Eating healthy on the road is the bane of my existence. Unfortunately, one of my first lines of dialogue in this play is about what a rockin’ bod I have, so I live at the gym and eat sadness, more commonly known as health food. Each Cleveland morning for me began with a walk to CVS to buy a pile of depression, more commonly known as a yogurt and a protein bar. One morning as I made the incredibly hard decision between “chocolate chip shattered dreams” and “peanut butter hang myself”, I noticed a gentleman stuffing Nibs into his coat. We made uncomfortable eye contact. I scuttled away, “peanut butter hang myself” in hand. I did what any self-respecting, fully grown adult would have done, and I tattled. A few moments later, as I stared at Megan Fox on the cover of a men’s magazine and allowed myself the brief day-dream of having full lips (Like, seriously. Imagine?) I heard a man yelling about his Miranda rights. It was, of course, the Nibs-thief, who was now being confronted by a security guard as he attempted to abscond with his licorice pieces. Illogically at this point, the Nibs-thief took a swing at the guard. The ensuing scuffle resulted in the thief’s jacket being tackled off and Nibs and, surprisingly, two bottles of Pantene tumbling to the floor. Then the Nibs-thief booked it out of the CVS and into the frigid Cleveland streets with nothing but his t-shirt and split-ends. As the police cruiser rolled up, and cops scrambled out and started the chase, I did what any self-respecting, fully grown adult would have done: I stole the “peanut butter hang myself”.*
Dinner with a Hot Blonde
“He was into you,” Suzanne persisted as I linked my arm into hers to steady her. The streets of Cleveland were messy with ice and the air was biting with cold, but we were stubbornly going ahead with girl’s night. “It’s just that we’re both Canadians. That’s what Canadians are like when they’re abroad,” I replied. Suzanne was sure that during our TV interview early that day I had used feminine wiles to successfully charm our host. I, on the other hand, was arguing that I do not have feminine wiles and if I did, the application of them would surely be uncomfortable for all involved. I’d taken my high-heeled boots off during the interview, so that when I stood on camera next to Suzanne in her heels, we’d appear to be the same height. Suzanne was sure our host had been impressed by my character and was now taken with me. To me, it seemed Suzanne had decided I was a friend. Suzanne is a gorgeous blonde full of sass and infectiously fun. She’s always laughing and smiling; the dull seems like an adventure with her. For our girl’s night we decided to walk until something struck our fancy – which was a quiet Italian restaurant a few blocks away from our hotel. We ate, drank wine, and gave each other the Cole’s Notes version of our dating histories. We bonded over similar exes and the embarrassing stories wine made easy to tell. Occasionally, Suzanne would steer the conversation back to whether or not I had been flirted with earlier. We debated, picked over facts, and giggled long after our wine glasses were emptied and we’d strolled out to another bar. We proudly accepted the scotches bought for us by the gentlemen at the end of the bar before descending into “real talks”. I may not have charm or feminine wiles, but Suzanne sure does. By the time we linked arms to struggle back over the ice to our hotel, I felt like I’d known her forever. It felt just a titch less lonely in beautiful/lonely Cleveland, and as we arrived at the hotel and said our goodnights, my cellphone dinged and made Suzanne the debate’s winner. “You’re right. He just messaged me.” Suzanne was gracious with her I-told-you-sos.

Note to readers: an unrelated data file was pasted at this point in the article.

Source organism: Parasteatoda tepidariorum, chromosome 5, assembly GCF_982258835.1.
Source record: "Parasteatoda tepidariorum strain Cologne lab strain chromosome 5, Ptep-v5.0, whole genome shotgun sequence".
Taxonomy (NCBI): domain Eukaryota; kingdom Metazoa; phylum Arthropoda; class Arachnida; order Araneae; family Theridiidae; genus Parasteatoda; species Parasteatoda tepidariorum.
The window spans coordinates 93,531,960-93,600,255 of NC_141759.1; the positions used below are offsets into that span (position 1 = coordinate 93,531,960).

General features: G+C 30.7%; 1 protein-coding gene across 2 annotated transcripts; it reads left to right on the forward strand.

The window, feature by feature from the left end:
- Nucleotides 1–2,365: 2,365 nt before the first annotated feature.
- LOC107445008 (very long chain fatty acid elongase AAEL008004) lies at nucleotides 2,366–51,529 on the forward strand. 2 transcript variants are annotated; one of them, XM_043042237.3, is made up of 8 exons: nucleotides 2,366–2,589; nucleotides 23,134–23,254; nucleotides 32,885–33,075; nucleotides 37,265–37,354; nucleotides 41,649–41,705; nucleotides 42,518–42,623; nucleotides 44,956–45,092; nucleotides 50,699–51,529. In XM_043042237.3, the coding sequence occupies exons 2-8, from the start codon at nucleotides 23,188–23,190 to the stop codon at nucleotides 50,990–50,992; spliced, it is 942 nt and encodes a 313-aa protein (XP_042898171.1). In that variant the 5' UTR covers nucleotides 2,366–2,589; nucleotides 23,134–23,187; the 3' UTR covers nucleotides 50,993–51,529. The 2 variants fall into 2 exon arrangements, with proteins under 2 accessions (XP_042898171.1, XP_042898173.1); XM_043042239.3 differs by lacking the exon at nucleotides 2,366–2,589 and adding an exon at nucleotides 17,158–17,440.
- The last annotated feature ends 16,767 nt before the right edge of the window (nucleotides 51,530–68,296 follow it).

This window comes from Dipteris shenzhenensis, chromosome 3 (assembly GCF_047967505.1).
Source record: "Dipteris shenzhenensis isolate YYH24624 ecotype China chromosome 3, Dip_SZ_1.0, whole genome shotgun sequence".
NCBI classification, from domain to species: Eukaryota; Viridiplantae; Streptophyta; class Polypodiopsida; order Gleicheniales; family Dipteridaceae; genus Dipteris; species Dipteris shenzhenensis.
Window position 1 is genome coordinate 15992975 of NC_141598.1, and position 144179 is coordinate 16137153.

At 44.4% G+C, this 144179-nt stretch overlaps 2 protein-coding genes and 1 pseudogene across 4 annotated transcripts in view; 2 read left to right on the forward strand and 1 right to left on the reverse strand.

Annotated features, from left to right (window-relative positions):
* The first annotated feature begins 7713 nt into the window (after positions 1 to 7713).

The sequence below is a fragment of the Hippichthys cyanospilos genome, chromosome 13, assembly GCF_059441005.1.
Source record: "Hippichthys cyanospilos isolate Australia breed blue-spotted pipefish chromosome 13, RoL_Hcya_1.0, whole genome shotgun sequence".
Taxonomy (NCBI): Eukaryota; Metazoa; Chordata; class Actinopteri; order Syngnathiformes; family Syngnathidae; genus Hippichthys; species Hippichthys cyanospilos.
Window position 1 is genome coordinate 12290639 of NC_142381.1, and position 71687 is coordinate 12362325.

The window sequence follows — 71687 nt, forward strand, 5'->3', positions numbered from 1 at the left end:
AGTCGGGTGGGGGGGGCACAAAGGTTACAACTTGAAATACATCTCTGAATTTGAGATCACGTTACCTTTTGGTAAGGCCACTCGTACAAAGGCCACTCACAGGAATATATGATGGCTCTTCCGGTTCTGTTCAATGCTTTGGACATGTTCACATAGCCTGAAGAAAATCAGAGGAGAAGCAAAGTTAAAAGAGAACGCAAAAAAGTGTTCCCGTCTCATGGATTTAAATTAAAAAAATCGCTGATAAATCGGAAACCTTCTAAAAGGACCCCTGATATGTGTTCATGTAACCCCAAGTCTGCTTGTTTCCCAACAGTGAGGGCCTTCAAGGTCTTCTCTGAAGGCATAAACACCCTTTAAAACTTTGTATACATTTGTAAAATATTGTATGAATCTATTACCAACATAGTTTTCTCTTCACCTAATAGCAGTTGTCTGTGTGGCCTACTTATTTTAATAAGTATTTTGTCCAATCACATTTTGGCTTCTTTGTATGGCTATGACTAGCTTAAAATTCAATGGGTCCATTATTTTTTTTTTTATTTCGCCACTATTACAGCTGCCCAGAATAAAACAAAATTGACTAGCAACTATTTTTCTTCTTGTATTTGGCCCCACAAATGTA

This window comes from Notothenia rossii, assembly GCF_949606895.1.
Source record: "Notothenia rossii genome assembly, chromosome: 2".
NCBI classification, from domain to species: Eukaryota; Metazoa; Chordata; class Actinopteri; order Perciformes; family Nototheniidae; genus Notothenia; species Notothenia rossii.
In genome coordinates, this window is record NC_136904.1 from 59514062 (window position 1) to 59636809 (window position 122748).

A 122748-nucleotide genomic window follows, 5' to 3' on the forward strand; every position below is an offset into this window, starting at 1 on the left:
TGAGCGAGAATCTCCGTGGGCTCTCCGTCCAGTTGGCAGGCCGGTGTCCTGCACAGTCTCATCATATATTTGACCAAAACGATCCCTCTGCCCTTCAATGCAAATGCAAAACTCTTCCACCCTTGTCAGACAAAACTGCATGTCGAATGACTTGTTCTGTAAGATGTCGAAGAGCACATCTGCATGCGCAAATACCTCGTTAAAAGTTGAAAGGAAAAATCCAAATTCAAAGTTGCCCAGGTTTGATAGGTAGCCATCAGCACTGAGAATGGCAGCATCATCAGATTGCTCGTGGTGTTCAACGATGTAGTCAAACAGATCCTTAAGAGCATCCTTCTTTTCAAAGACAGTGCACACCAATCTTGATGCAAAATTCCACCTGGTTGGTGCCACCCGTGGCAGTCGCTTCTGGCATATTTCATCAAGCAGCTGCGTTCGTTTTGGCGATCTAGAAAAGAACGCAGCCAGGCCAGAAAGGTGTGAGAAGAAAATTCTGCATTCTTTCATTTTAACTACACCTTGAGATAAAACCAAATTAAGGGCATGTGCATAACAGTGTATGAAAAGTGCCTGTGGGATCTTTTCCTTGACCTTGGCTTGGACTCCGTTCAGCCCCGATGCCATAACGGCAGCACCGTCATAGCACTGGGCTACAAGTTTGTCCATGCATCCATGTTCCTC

Good Times, Cleveland.
*I actually didn’t steal it. I paid, because I wouldn’t survive one night in the slammer. But my co-star insisted that stealing a “peanut butter hang myself” was a much better ending and I’m trying not to stifle his creativity. Plus he is right – it is a better ending than “I then remembered I have wicked-bad split ends and bought some Pantene.” Thank you, Pat.